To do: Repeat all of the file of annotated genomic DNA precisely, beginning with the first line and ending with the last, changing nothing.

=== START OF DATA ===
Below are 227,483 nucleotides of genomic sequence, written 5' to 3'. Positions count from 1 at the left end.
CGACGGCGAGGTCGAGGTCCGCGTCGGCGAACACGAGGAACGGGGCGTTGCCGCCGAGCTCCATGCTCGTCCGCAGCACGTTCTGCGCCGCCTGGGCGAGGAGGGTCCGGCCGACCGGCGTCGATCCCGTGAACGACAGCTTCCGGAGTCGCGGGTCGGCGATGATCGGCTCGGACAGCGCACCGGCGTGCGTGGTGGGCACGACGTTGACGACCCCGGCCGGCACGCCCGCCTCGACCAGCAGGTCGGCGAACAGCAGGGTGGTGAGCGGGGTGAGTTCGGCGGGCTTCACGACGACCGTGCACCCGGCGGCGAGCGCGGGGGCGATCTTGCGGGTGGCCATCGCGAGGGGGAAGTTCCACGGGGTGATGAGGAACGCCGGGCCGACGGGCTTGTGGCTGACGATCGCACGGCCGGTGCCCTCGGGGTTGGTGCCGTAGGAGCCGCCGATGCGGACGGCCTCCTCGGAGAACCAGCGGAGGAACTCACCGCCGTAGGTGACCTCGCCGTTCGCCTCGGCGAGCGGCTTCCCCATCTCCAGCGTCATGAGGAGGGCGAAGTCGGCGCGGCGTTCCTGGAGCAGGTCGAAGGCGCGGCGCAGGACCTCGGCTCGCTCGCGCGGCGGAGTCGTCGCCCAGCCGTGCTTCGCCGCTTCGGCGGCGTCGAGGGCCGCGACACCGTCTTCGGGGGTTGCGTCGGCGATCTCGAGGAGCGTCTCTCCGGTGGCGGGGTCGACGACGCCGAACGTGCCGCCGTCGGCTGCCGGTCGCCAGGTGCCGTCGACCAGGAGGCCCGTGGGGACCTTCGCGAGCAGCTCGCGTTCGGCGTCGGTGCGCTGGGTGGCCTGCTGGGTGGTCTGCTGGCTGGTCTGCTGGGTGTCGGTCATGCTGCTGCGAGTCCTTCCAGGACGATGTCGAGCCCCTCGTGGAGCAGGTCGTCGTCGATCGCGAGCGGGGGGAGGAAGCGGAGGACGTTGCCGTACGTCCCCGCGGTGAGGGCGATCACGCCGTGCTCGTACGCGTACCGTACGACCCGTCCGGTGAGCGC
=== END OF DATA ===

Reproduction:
Below are 227,483 nucleotides of genomic sequence, written 5' to 3'. Positions count from 1 at the left end.
CGACGGCGAGGTCGAGGTCCGCGTCGGCGAACACGAGGAACGGGGCGTTGCCGCCGAGCTCCATGCTCGTCCGCAGCACGTTCTGCGCCGCCTGGGCGAGGAGGGTCCGGCCGACCGGCGTCGATCCCGTGAACGACAGCTTCCGGAGTCGCGGGTCGGCGATGATCGGCTCGGACAGCGCACCGGCGTGCGTGGTGGGCACGACGTTGACGACCCCGGCCGGCACGCCCGCCTCGACCAGCAGGTCGGCGAACAGCAGGGTGGTGAGCGGGGTGAGTTCGGCGGGCTTCACGACGACCGTGCACCCGGCGGCGAGCGCGGGGGCGATCTTGCGGGTGGCCATCGCGAGGGGGAAGTTCCACGGGGTGATGAGGAACGCCGGGCCGACGGGCTTGTGGCTGACGATCGCACGGCCGGTGCCCTCGGGGTTGGTGCCGTAGGAGCCGCCGATGCGGACGGCCTCCTCGGAGAACCAGCGGAGGAACTCACCGCCGTAGGTGACCTCGCCGTTCGCCTCGGCGAGCGGCTTCCCCATCTCCAGCGTCATGAGGAGGGCGAAGTCGGCGCGGCGTTCCTGGAGCAGGTCGAAGGCGCGGCGCAGGACCTCGGCTCGCTCGCGCGGCGGAGTCGTCGCCCAGCCGTGCTTCGCCGCTTCGGCGGCGTCGAGGGCCGCGACACCGTCTTCGGGGGTTGCGTCGGCGATCTCGAGGAGCGTCTCTCCGGTGGCGGGGTCGACGACGCCGAACGTGCCGCCGTCGGCTGCCGGTCGCCAGGTGCCGTCGACCAGGAGGCCCGTGGGGACCTTCGCGAGCAGCTCGCGTTCGGCGTCGGTGCGCTGGGTGGCCTGCTGGGTGGTCTGCTGGCTGGTCTGCTGGGTGTCGGTCATGCTGCTGCGAGTCCTTCCAGGACGATGTCGAGCCCCTCGTGGAGCAGGTCGTCGTCGATCGCGAGCGGGGGGAGGAAGCGGAGGACGTTGCCGTACGTCCCCGCGGTGAGGGCGATCACGCCGTGCTCGTACGCGTACCGTACGACCCGTCCGGTGAGCGC